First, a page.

As the Irish jobs market enjoys a relatively light week, we take a look at how companies and employees can self-improve and self-develop.
This week was very nearly a dry spell for Irish jobs. Coming in just under the wire, however, was the announcement of 215 jobs spread across nine companies.
In further good news, cybersecurity firm Integrity360 is looking for 150 people over the next two years.
But everything is relative and, somehow, 365 jobs – yes, one for every day of the year – is still a relatively light week. So, since the jobs market is far from hopping, let’s use this downtime for a little more career and workforce development.
In the grand tradition of Maria von Trapp (spoilers), we’ll start at the very beginning. A very good place to start.
When trying to develop a STEM career, it’s best to start as early as possible. That’s why the Dublin chapter of the Professional Women’s Network and Hays teamed up to host College & Beyond, an event aimed at encouraging fourth, fifth and sixth-year girls to pursue careers in STEM.
Featuring speakers and panelists representing each of the four pillars of STEM, the event was designed to demystify the sector and position it as a viable career destination.
Moving up the ladder, this week also saw us taking a look at internships.
There’s a perception that internships are just a way of marking time, with interns either making coffee or working on inconsequential projects. AOL takes a different approach, and we heard all about it from intern Conor Thompson.
And then, of course, there are those who are just starting out in the sector and want to develop their personal brand to become more attractive to employers.
We heard from Gillian Chamberlain, GM of commercial and marketing at BT Ireland, who offered advice for those interested in a career in marketing.
We also found the top skills that anyone interested in a career in software should have in their arsenal.
But it’s not all about personal career development. Candidates aren’t the only people who need to switch things up – recruiters also have some work to do.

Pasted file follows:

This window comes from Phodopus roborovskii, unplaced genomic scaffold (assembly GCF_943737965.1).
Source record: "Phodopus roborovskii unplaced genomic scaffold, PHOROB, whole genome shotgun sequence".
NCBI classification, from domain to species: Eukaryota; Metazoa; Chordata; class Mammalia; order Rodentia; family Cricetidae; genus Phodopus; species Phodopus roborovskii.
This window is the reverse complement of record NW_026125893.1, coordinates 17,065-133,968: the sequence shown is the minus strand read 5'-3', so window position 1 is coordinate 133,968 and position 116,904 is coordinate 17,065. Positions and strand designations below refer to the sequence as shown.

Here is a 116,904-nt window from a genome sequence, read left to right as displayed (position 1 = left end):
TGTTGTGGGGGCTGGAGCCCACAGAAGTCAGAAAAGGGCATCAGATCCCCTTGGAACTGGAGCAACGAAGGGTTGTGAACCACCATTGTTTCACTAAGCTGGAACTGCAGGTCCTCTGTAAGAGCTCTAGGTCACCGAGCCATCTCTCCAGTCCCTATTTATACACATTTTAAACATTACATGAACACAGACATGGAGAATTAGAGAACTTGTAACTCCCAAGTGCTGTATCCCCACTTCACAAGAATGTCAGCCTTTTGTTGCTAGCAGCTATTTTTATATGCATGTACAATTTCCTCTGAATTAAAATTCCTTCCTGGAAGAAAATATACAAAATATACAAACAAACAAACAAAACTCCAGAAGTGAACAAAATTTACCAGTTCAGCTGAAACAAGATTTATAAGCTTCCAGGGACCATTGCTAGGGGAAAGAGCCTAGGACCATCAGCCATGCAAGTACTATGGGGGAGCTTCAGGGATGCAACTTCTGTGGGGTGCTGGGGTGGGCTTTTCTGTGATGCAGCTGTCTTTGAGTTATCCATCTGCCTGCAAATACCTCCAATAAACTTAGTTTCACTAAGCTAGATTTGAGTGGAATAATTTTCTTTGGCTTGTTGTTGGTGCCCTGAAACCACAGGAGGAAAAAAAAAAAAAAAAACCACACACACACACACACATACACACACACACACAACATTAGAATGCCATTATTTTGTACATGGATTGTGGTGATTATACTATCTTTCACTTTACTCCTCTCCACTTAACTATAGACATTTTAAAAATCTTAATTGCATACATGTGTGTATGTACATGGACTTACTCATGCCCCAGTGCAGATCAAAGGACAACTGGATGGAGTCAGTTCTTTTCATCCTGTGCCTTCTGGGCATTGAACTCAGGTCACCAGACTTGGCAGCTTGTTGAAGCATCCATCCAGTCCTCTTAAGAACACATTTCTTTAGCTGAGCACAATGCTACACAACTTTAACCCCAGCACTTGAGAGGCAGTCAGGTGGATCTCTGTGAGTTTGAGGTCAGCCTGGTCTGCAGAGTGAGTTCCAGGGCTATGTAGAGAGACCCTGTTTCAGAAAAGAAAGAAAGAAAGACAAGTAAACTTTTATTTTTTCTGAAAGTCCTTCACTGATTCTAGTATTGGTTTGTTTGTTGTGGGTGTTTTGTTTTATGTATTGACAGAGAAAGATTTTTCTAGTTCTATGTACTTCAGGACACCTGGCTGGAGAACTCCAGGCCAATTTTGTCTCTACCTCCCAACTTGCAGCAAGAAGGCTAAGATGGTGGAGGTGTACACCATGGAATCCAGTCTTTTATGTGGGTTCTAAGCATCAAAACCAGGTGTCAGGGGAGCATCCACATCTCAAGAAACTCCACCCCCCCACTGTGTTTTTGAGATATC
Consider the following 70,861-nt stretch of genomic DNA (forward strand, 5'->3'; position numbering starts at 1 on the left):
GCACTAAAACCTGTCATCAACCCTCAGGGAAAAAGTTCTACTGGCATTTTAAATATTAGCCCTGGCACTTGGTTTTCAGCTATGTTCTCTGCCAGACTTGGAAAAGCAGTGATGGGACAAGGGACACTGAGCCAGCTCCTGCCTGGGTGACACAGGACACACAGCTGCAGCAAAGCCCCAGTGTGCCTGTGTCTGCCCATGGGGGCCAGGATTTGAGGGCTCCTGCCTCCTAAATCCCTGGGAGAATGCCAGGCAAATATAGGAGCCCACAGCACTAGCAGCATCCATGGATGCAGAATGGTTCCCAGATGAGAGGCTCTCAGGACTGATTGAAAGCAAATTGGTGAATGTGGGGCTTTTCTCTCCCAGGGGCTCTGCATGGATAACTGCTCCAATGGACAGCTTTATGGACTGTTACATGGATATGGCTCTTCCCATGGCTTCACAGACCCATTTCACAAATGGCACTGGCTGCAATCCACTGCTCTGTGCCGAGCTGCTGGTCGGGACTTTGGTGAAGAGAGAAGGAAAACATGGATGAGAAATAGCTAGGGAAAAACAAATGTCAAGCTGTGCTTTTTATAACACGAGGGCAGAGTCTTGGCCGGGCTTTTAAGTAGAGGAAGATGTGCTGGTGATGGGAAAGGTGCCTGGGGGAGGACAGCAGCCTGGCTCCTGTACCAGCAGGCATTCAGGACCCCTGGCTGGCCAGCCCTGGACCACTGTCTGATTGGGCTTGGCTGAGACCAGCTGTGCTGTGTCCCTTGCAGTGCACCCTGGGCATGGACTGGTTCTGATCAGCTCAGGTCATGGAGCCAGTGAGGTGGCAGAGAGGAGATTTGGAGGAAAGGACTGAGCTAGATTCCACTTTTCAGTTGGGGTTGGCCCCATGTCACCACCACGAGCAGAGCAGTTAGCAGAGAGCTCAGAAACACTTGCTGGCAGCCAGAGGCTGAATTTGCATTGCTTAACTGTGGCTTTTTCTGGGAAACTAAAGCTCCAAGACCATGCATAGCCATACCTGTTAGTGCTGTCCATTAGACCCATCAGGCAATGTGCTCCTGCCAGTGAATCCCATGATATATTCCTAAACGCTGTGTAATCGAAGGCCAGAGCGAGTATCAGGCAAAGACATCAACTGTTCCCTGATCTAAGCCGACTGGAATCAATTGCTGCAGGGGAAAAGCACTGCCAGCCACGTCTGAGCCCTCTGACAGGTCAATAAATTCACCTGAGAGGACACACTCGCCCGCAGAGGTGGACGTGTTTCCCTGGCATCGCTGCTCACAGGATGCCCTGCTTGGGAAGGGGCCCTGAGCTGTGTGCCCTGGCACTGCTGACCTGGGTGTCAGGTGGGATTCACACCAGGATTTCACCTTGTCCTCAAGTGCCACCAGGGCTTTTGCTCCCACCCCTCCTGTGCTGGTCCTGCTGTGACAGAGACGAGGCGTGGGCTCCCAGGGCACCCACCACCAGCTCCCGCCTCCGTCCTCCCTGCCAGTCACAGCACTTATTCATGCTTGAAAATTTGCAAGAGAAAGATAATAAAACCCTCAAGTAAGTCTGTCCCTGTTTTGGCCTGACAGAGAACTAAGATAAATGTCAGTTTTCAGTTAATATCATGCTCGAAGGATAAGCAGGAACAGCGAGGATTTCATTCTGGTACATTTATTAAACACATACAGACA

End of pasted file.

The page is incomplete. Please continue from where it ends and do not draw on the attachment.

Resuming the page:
We looked at the unusual methods some recruiters are using to find top talent, from Dyson and Google to L’Oréal and Heineken, and offered advice on how employers can shake things up.
We also delved into what companies can do to attract top talent in the first place because, as we all know, it’s not enough just to like someone. They have to like you back.
And finally, we stepped away from development for a moment to take a look at why none of this matters at all: we’re all going to be replaced by robots. Thanks, Irish Government.
As always, for more on any of these stories, follow the links below.
It’s a jobs bonanza in Ireland this November, as IDA Ireland announces 215 jobs across nine Irish-based companies, including 35 from the IoT start-up Smartfrog.
Integrity360 will hire 50 people this year, and a further 100 people next year, to bolster its international expansion.
It’s no secret that there’s a massive talent gap in the STEM sector. There are numerous ways we can close that gap, but one way may be simpler than others: encourage women to pursue STEM careers.
There’s a perception that internships offer little more than a crash course in coffee-making and coffee delivery. Some, however, go quite a bit further.
If you want to work in the ever-expanding world of tech, but you still love customer service, marketing for a leading tech company is one way to do it.
From brain teasers to secret searches, companies are utilising unconventional methods to recruit the best talent. These methods are more than just a gimmick.
Work-life balance is changing. Our jobs are following us home and there’s a higher demand for a happy work environment. But what do companies need to do to provide the perfect work life?
The Irish Government has released a report into what it sees as looming threats to the State, including the belief that one in 10 jobs are at risk from computer automation.
Looking for jobs in tech or science? Check out our Employer Profiles for information on companies hiring right now.
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